Section 14 of the Real Estate Regulation Act, 2016 (RERA) prohibits changes to the flat or project layout without the consent of the homebuyer. Similarly, no changes are permitting to fittings, fixtures, and amenities after they have been disclosed to the homebuyer and he has booked the flat on the basis of the same.
Time and again, instances have come to light where developers unilaterally amended project plans seeking greater profits. Flat sizes would be reduced, building layouts would be changed, more floors would be added – all to seek greater profit. The ultimate sufferer would be the homebuyer, who would face mammoth project delays, cost overruns and reduced quality of life as a result of changes made.
Before RERA came into existence, each state had its own individual flat ownership laws. In Maharashtra, Section 7 of the Maharashtra Ownership Flats Act, 1963 (MOFA) prohibited any changes in project layout without prior consent of the homebuyers. If a builder did so, he would face criminal prosecution under Section 13, punishable with up to three years in jail.
Even though the MOFA prohibited unauthorised changes to project plans, its enforcement left a lot to be desired. Criminal cases under MOFA would be investigated by the local police, whose questionable integrity resulted in developers going scot-free. Post-construction amendment of project plans became rampant, as the controversial case of Kamla Landmarc would show.
With the establishment of RERA, homebuyers now have a specialised authority to investigate cases where Developers illegally amend project plans. There is a prescribed format for filing a complaint under Section 31 of the RERA Act. Expeditious disposal of cases means that there is no pendency and homebuyers can expect quicker justice in the matter.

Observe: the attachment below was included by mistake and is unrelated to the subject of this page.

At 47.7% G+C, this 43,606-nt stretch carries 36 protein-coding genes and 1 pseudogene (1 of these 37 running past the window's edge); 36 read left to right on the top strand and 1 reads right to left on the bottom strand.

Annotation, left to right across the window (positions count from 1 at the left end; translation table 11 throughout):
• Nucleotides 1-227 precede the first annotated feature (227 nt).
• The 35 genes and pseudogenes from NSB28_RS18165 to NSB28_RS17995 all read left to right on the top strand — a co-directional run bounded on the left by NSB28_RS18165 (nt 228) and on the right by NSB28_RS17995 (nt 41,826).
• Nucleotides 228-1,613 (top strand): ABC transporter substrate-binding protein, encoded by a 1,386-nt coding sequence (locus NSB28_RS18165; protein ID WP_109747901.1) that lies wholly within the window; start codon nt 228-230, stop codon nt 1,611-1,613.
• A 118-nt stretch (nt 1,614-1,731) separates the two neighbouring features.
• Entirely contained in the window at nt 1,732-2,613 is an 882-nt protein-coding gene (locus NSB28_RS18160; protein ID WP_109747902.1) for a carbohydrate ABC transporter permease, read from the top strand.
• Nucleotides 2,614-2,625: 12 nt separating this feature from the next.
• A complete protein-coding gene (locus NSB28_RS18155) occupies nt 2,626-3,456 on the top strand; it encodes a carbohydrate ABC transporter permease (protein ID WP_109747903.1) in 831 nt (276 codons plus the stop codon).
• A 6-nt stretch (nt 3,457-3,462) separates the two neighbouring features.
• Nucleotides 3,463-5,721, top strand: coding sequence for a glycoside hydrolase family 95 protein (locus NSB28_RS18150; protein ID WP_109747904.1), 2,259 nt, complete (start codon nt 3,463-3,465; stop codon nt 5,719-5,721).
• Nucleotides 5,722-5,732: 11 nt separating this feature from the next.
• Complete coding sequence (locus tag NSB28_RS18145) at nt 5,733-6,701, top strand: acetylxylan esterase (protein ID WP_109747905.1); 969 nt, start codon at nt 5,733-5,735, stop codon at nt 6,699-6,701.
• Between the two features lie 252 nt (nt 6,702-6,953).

With the law firmly in place, homebuyers can exercise reasonable diligence while booking their flats. They must access the RERA website and download the project plans. The plans uploaded by the Developer must bear the stamp and sign of the municipal corporation (or local authority). After studying the plans, the homebuyer must visit the site to confirm whether construction is in accordance with approved plans or not.
If the homebuyer detects that the construction is at variance with the approved plans, he can serve a legal notice to the developer calling upon him to cease and desist. If the Developer refused to comply, a complaint can be filed under Section 31 of the RERA Act before the authority.
Once the RERA receives the complaint, it will inquire into the allegations made by the homebuyer. Since RERA has the powers of a civil court, it can engage an expert architect to visit the site and compare the actual construction with the approved plans. If he filed major variation, he may prepare a report which will be submitted to the authority. Based on this report, which is admissible as expert evidence, the RERA can pass its orders against the Developer.
It is needless to add that if RERA concludes that the Developer illegally amended project plans, it can impose a fine up to five percent of the project cost. Further it can cancel the builder’s project registration.